Travel Rule Enforcement is Here
Since the issuance of FATF’s virtual asset guidance, some jurisdictions, such as Canada, Singapore, Switzerland and Hong Kong, have already forbidden exchanges from operating without licenses that enforce Travel Rule compliance—regulations that requires Virtual Asset Service Providers to securely share certain sender and receiver information with each other for cryptocurrency transactions.
On July 5, the FATF announced that one of its major next steps will be to accelerate the implementation of the Travel Rule globally.
In the US, the rule has technically already been in place, though until now seldom enforced. In the last year, the FinCEN has decidedly refocused on the regulation by proposing several new rules for crypto payments to explicitly apply the Travel Rule to US exchanges, trading desks, crypto kiosks, and custody providers.
Is your institution ready for the Travel Rule?
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What you'll learn:
- What the FATF Travel Rule guidance is and how it compares to global Travel Rule laws.
- Best practices to ease Travel Rule compliance burdens.
- Why your crypto business needs to adopt a Travel Rule solution in 2021.
- How to get started now with open-source and commercial Travel Rule solutions.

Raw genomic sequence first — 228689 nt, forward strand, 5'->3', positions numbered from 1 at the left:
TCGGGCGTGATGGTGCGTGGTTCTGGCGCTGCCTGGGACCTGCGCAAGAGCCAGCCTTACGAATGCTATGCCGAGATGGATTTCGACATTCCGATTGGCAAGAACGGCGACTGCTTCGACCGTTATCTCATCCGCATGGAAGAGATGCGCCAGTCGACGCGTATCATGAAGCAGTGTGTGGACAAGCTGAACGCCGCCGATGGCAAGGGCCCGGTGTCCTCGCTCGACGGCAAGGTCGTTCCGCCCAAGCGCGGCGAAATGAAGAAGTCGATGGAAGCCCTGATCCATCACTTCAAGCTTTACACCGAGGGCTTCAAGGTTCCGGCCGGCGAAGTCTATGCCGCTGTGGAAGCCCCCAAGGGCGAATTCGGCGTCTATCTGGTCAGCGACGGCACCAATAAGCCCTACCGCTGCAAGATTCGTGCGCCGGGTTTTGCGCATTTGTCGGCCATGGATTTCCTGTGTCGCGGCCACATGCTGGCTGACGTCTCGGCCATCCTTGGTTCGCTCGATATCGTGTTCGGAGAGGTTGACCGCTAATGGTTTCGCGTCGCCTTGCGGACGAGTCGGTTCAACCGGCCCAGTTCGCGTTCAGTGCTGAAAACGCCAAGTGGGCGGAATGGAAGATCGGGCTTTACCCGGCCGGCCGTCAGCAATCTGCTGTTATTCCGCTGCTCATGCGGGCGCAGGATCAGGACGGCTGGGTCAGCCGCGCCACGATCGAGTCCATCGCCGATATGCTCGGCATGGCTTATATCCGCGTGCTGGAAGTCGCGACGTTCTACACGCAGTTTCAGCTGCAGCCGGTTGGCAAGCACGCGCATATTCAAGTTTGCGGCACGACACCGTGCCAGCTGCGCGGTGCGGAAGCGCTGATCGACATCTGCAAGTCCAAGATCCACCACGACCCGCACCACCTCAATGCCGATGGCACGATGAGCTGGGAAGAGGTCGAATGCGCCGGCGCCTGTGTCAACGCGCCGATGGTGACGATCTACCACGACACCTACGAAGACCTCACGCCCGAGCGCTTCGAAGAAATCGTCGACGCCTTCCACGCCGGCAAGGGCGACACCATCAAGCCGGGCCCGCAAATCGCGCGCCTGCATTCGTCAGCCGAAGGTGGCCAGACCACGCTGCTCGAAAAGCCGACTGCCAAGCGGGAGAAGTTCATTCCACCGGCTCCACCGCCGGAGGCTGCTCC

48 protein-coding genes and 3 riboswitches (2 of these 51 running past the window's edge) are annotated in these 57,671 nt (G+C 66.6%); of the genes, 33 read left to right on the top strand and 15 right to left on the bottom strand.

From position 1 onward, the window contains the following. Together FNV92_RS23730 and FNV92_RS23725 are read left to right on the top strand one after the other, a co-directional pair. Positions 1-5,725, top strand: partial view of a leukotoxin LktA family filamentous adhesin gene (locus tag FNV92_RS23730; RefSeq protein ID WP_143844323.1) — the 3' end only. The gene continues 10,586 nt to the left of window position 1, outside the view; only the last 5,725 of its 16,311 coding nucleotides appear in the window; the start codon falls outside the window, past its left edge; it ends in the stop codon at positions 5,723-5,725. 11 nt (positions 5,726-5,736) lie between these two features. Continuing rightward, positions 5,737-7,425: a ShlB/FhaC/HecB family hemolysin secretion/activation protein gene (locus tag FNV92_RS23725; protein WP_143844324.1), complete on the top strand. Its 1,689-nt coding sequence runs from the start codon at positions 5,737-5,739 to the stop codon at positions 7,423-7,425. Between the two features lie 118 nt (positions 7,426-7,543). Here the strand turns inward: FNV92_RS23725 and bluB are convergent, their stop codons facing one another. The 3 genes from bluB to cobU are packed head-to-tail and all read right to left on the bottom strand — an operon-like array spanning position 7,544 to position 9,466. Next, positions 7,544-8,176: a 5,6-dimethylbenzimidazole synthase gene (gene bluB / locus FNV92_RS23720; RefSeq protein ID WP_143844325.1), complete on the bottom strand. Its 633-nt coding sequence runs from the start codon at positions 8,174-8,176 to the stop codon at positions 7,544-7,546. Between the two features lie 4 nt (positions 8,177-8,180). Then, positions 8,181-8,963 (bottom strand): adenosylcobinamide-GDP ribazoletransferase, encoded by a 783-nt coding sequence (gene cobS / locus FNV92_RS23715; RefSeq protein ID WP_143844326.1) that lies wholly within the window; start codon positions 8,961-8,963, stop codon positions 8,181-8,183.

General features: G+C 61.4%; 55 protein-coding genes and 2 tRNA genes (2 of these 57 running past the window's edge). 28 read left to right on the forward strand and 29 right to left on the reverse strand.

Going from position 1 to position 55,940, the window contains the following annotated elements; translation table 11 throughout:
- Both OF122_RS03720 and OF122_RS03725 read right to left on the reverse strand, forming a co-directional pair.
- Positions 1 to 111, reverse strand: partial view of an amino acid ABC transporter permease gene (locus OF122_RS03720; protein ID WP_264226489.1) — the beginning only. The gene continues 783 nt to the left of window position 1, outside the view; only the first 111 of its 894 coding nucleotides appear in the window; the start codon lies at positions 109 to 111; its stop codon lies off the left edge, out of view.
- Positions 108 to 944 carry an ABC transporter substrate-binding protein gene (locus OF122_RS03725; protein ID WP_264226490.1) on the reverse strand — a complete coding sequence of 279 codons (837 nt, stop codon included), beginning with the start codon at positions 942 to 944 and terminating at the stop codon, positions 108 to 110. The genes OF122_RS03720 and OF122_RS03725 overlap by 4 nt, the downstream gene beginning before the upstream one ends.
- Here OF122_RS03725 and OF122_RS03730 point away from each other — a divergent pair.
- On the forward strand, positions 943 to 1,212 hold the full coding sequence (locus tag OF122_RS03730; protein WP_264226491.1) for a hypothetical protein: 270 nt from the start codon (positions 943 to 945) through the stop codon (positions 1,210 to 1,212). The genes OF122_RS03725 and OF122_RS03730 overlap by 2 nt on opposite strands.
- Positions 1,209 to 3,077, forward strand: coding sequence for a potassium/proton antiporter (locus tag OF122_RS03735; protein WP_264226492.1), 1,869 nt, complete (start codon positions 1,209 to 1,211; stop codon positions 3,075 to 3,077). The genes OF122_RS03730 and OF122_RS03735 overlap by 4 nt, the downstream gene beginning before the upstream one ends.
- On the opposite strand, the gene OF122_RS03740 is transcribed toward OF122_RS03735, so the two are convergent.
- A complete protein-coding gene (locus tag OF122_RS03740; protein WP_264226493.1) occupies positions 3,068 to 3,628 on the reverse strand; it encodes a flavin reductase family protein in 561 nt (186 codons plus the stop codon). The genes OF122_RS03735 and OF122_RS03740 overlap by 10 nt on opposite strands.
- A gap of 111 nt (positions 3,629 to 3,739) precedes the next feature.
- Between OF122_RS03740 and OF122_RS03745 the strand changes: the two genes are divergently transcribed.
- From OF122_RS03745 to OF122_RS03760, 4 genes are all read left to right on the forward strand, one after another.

Dave Jevans is a founder and CEO of CipherTrace. Mr. Jevans has 20 years of experience in the security, payments and computing markets, which includes experience that spans from serving on the CEO’s technology council at Apple to inventing 17 US patented cybersecurity technologies. He found mobile security pioneer Marble Security, which he sold to Proofpoint (NASDAQ: PFPT) in 2015. Before Marble, Mr. Jevans founded IronKey, which was acquired by iMation (NASDAQ: IMN).
Previously Mr. Jevans founded Receipt.com (acquired by Valicert NASDAQ: VLCT). He has held senior management positions at security companies Tumbleweed Communications (NASDAQ: TMWD) and Teros (acquired by Citrix, NASDAQ: CTXS).
He also serves as the chairman of the Anti-Phishing Working Group (www.APWG.org), a consortium of more than 1,500 government agencies, financial services companies, ISPs, law enforcement agencies and technology vendors dedicated to fighting electronic crime.